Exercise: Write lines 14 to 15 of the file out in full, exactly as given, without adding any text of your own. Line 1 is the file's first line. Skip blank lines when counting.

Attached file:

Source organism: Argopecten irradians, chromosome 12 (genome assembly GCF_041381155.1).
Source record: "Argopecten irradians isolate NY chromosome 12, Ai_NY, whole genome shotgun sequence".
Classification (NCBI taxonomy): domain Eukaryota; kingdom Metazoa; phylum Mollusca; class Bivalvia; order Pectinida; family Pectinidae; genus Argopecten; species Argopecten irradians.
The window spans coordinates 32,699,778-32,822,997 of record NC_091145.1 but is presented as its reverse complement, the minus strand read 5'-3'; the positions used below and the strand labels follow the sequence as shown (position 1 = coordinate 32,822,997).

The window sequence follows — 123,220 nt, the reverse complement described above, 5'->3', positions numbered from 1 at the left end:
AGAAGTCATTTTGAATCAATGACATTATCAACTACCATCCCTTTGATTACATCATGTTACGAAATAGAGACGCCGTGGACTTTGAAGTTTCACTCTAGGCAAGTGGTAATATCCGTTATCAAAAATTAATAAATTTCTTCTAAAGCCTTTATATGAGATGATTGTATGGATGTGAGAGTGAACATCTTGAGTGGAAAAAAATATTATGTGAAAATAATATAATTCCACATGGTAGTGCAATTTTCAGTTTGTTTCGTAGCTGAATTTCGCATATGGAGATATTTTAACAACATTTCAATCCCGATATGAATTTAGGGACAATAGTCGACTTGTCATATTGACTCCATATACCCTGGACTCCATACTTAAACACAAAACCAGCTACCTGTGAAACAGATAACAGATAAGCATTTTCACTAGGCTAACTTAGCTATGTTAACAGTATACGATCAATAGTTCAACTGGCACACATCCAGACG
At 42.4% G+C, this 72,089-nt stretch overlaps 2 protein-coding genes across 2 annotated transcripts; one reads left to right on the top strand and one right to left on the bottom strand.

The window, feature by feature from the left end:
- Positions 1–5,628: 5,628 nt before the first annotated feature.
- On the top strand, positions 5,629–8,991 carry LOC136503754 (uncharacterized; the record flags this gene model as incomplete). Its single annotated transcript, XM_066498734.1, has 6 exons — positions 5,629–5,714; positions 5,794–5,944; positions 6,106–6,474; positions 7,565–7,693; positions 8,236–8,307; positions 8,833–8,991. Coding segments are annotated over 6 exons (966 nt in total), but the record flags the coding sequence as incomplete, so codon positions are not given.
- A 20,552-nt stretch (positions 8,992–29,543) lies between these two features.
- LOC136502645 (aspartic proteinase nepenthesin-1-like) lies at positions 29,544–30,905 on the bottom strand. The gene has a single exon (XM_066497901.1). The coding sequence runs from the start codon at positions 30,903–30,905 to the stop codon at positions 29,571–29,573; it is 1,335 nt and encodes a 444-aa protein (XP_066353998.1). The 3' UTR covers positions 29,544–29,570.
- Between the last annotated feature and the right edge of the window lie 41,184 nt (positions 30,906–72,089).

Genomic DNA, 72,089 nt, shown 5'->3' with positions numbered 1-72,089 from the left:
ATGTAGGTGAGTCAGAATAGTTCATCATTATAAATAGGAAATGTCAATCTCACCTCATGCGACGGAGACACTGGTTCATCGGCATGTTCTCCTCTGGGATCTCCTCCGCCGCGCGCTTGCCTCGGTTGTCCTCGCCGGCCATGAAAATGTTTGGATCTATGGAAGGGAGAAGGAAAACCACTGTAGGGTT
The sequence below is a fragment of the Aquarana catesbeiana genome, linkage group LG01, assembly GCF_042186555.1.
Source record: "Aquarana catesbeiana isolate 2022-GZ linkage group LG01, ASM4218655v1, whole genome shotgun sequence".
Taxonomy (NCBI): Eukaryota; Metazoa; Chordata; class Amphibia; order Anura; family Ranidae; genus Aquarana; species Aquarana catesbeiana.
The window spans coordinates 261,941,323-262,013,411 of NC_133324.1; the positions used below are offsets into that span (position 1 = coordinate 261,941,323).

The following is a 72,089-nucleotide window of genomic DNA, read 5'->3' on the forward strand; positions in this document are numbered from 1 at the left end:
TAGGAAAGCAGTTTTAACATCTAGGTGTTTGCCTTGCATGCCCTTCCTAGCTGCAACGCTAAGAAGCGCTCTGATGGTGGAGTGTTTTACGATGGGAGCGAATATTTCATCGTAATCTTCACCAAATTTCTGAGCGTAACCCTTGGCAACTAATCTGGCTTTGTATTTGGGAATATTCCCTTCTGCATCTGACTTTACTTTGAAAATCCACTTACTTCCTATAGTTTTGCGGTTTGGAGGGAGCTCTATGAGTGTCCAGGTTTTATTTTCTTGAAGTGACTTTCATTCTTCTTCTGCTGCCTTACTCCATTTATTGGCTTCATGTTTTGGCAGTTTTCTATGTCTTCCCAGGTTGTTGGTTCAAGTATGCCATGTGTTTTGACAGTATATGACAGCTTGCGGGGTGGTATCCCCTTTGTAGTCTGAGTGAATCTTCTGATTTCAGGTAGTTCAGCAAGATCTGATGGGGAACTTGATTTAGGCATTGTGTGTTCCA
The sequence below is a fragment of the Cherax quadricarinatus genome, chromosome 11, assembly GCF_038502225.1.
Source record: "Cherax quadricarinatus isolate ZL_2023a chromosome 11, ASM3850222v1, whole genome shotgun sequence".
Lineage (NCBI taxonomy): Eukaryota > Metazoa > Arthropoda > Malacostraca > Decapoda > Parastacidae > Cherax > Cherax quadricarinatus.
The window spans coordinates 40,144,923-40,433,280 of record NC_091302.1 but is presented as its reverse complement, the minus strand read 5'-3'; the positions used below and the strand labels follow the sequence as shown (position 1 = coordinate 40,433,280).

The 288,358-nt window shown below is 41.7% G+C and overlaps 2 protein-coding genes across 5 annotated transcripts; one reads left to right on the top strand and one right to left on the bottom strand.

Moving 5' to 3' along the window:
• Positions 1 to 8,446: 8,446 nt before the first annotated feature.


Genomic DNA, 72,089 nt, shown 5'->3' with positions numbered 1-72,089 from the left:
ATGTAGGTGAGTCAGAATAGTTCATCATTATAAATAGGAAATGTCAATCTCACCTCATGCGACGGAGACACTGGTTCATCGGCATGTTCTCCTCTGGGATCTCCTCCGCCGCGCGCTTGCCTCGGTTGTCCTCGCCGGCCATGAAAATGTTTGGATCTATGGAAGGGAGAAGGAAAACCACTGTAGGGTT